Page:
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Welcome to the homepage of the research group "Globalisation and the Transformation of the Religious Field in China, 1800-Present"!
The research group was founded in 2006 by German scholars from different disciplines who are engaged in the study of religion in the Chinese context. Its goals include a broad examination of changes in the religious field of a globalizing China and the organization of conferences and workshops bringing together experts in the field. A first launch conference organized by Thomas Jansen, Thoralf Klein und Christian Meyer took place in Cambridge in July 2008. The conference volume is in preparation (Brill). A second conference "Beyond the Market: Exploring Religious Fields in Modern China" organized by Thomas Jansen, Thoralf Klein und Christian Meyer was held in Lampeter (Wales) in November 2009. Selected papers of this conference have appeared in a Special Issue of the journal RELIGION (vol. 41, issue 4, Dec. 2011). Philip Clart organised a conference „New Trends in the Study of Chinese Popular Religion(s)“ 2010 in Leipzig. The conference volume is planned for spring 2012. Another conference on "Religious Diversity in Chinese Thought" was organised by Joachim Gentz and Perry Schmidt-Leukel in Muenster in October 2011. A conference volume is planned for 2012.



Panel für den Orientalistentag:
Christianity as a ‘model religion’? Constructing global modernity in China, 1800 to the present

The panel focuses on the transformation of religious and ideological discourses in China since the nineteenth century. Contributions will examine, in particular, how Christianity became a point of reference for such discourses. In fact, both in the Christian self-image and in external perspectives on the ‘Western’ religion, Christianity was perceived as a ‘prototypical religion’. In China in the nineteenth and early twentieth centuries, the Christian impact was a transnational phenomenon manifesting itself both as an ideational construct that drew on diverse cultural contexts and as a concrete presence in the form of foreign mission societies and indigenous congregations. On both levels, religious and political reform movements took Christianity as a focal point for developing their specific strategies of globalization and localization. This was true, among others, of new Confucian and Buddhist concepts in the late Qing and Republican periods, but also of attempts to achieve political mass mobilization through powerful ideologies explicitly designed as belief systems. Adaptation was generally selective, but could take on different forms, from the explicit emulation of Christian elements to disavowal of the borrowing from Christianity.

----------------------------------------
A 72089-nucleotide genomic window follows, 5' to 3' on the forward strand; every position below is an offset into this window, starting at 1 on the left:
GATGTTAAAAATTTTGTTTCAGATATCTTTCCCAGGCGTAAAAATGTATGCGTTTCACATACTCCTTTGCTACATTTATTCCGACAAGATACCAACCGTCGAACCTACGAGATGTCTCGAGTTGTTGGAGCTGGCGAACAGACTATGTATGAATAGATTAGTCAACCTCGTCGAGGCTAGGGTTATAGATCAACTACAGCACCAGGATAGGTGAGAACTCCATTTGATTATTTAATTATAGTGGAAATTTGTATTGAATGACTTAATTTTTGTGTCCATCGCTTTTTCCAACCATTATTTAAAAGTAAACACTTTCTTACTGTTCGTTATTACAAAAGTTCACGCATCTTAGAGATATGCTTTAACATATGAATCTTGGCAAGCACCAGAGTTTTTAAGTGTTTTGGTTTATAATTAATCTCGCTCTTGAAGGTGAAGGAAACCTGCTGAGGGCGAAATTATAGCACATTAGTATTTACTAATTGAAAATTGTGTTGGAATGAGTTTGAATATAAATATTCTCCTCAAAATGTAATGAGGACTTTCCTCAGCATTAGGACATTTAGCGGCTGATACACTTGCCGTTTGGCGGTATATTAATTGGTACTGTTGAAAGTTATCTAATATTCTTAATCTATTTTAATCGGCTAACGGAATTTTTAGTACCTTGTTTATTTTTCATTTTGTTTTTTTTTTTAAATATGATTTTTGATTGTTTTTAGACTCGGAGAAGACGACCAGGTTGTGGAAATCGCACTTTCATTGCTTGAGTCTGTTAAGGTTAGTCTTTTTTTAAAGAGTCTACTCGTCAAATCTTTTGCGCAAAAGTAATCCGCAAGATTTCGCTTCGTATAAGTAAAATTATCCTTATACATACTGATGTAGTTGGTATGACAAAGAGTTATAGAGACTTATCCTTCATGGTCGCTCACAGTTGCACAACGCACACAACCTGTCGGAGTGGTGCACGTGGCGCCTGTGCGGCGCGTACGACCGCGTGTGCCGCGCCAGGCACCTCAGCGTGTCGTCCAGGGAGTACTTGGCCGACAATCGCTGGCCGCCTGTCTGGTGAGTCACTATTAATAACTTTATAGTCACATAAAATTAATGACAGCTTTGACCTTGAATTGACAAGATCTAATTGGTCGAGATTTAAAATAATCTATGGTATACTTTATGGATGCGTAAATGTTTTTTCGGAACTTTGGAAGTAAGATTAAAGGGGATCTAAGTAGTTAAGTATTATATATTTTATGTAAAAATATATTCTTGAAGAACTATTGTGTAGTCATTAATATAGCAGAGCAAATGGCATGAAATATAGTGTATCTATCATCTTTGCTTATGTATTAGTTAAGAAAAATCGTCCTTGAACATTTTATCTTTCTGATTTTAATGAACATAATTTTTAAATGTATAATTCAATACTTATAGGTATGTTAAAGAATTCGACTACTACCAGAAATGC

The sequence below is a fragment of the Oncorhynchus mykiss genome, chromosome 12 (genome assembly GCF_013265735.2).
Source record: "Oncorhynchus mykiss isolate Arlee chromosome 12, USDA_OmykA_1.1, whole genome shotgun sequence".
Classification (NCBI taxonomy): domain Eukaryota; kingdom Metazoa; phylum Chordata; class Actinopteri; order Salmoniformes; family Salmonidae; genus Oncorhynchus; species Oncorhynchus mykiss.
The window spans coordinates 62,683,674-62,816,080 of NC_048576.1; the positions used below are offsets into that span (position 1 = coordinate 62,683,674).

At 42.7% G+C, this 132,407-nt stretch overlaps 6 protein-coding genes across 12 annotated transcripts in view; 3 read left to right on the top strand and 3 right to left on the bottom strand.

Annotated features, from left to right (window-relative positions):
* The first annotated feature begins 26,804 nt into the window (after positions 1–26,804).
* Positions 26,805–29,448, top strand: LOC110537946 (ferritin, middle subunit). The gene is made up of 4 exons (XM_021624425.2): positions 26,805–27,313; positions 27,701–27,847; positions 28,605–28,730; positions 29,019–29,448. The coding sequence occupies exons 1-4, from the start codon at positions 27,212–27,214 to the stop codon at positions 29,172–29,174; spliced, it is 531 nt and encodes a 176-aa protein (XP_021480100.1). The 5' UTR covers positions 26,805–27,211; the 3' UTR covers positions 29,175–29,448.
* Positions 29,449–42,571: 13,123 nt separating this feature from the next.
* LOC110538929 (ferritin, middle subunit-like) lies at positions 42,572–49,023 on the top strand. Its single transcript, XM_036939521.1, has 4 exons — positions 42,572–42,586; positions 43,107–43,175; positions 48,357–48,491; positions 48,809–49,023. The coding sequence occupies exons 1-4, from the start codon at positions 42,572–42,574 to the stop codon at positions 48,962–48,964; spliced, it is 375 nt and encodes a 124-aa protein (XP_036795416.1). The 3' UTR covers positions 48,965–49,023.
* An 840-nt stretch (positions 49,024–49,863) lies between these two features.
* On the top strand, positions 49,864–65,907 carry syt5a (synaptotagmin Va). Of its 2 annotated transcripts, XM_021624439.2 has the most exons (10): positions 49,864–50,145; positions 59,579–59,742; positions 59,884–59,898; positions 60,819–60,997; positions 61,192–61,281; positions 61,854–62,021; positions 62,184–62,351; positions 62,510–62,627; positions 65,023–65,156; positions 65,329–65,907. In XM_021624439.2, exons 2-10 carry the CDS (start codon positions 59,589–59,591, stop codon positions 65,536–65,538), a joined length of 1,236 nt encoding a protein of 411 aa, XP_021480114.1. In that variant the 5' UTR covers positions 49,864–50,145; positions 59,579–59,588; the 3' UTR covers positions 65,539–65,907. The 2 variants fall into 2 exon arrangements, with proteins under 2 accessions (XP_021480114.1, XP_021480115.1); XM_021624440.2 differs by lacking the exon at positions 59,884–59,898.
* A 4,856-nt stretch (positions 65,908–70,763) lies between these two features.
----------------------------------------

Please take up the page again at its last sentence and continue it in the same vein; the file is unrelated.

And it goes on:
Individual contributions will shed light on this phenomenon from different disciplinary angles and with regard to different historical contexts (including the present). At the same time, the panel will provide an opportunity to critically engage with the concepts of ‘globalization’ and ‘global modernity’, examining to what extent these analytical categories foster our understanding the ideational, social and political transformation of China since the nineteenth century.

Languages: German, English
Section: Chinese Studies/Sinology
If you wish to contribute a paper, please contact Dr. Thoralf Klein (Loughborough University, T.E.Klein@lboro.ac.uk), Dr. des. Dirk Kuhlmann (Monumenta Serica Institute, dikang@web.de), Hanna Acke, M.A. (University of Münster, hanna.acke@uni-muenster.de).
Deadline: 19 April, 2013